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The horticulture club has had many service-oriented endeavours in the time I’ve been a member, though not all of them have been on a wide scale. One of our in-school initiatives was/is the outreach programme, in which plants suitable for the available conditions are given to teachers to keep in their classrooms, with the assumption that them and their students will be in full care and custody of the plant. We intend to teach not only plant-growing skills, but also responsibility through this initiative to both students and teachers alike. Another initiative is our organic farming initiative, in which we bring members of the club as well as other students who are interested to an organic farm in the New Territories to learn about aquaponics, self-sustaining environments (effective, minimalist gardening) and coordination between human intervention and natural occurrences.

2. CAS Week – Sabah

November 2015

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While the school’s CAS week trip to Sabah, Malaysia is half action-based, the other half is service-based. We dug a road leading up the hill to a kindergarten to allow for easier access not only by vehicles but also by foot, as previously the dirt roads could be difficult to traverse by any means. We also helped build a fence around the perimeter of the school premises and around each of the buildings to help keep animals such as livestock out of the school grounds. We didn’t do much in terms of interacting with the students as we were mostly operating in another area of the site from where classes were held, but we were taught basic greetings and questions in Bahasa Melayu that we occasionally conversed with the children in.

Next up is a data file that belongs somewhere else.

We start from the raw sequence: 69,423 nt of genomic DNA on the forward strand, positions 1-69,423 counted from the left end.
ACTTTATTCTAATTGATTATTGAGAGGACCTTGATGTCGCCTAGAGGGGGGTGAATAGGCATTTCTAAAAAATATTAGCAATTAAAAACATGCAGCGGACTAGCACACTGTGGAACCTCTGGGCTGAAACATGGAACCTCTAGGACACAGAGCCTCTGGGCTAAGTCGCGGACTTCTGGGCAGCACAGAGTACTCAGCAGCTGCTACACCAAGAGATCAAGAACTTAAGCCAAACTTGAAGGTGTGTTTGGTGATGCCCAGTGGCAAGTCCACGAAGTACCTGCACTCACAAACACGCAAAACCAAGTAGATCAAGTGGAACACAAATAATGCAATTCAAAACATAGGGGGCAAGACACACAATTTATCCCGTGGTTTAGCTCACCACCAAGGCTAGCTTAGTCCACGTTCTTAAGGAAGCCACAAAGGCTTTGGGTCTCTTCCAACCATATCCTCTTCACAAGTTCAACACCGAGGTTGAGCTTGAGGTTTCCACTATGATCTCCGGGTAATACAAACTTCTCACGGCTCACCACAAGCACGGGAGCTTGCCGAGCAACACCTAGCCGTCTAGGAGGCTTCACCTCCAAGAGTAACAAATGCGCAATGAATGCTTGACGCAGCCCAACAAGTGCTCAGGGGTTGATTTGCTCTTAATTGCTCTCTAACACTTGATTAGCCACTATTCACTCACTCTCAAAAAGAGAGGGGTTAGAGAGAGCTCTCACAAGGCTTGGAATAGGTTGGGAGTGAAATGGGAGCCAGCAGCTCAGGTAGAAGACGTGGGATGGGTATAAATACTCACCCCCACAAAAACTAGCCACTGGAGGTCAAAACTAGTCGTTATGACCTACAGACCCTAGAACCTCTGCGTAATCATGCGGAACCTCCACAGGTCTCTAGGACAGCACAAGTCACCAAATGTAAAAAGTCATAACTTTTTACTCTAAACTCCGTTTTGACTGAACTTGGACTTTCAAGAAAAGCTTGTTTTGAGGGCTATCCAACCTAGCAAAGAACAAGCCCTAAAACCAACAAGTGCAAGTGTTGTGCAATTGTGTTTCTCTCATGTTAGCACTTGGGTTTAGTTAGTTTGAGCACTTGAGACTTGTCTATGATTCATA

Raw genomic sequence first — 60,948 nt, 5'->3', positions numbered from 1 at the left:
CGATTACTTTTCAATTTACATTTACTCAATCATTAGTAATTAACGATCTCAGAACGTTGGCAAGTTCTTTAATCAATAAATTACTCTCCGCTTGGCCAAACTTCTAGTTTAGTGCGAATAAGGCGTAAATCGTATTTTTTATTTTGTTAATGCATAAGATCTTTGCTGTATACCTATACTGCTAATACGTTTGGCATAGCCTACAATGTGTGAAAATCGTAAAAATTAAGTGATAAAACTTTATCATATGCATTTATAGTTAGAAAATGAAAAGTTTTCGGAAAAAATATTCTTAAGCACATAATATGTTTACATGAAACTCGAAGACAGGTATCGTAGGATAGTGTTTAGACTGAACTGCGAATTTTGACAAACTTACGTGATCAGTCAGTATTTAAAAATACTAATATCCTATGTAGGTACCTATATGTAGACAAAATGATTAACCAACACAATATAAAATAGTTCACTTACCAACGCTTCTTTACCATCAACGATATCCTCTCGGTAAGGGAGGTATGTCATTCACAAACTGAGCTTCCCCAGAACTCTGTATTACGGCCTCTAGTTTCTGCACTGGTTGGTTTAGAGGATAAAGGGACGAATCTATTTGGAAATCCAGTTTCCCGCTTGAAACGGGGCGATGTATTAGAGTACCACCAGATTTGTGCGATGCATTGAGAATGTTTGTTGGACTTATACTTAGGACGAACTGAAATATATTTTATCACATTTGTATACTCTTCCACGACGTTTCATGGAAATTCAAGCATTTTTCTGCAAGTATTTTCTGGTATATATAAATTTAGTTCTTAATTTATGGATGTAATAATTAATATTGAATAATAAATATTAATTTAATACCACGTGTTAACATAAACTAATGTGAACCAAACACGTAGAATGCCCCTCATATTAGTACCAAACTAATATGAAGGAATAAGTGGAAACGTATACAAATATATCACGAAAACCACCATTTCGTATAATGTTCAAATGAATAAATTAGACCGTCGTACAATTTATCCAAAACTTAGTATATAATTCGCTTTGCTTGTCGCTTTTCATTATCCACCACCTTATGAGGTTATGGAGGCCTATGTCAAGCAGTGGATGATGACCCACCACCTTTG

How did you become more aware of your own strengths and areas for growth?

I was part of the planning team for the 2014 outreach programme in the horticulture club.We spent a disproportionately long amount of time putting off setting up, we found that the means by which we contacted teachers tended to be quite indirect, and on top of that once the plants and teachers were planned out, the actual method by which we would distribute the plants was poorly planned and disorganized. The next year, we vowed to improve our existing plan and develop new ideas so that the issues we faced in the previous year would not be encountered again, or cause problems in the outreach programmes of any subsequent years.

How did you undertake challenges that developed new skills?

In Sabah for CAS week, since I had never done this type of construction work before, I had to learn a lot of new skills, which were definitely challenging. I’m not exactly physically strong, so digging the roads even for short periods of time tired me out quickly, and I wasn’t able to get much done compared to a lot of other people. I’m also not exactly the tallest person, so I wasn’t able to reach a lot of the higher-up spots on the fences or flower beds we had to build. However, I was still able to be involved in the work and even though I wasn’t very good at it I was still able to contribute what I could.

How did you discuss, evaluate and plan student-initiated activities?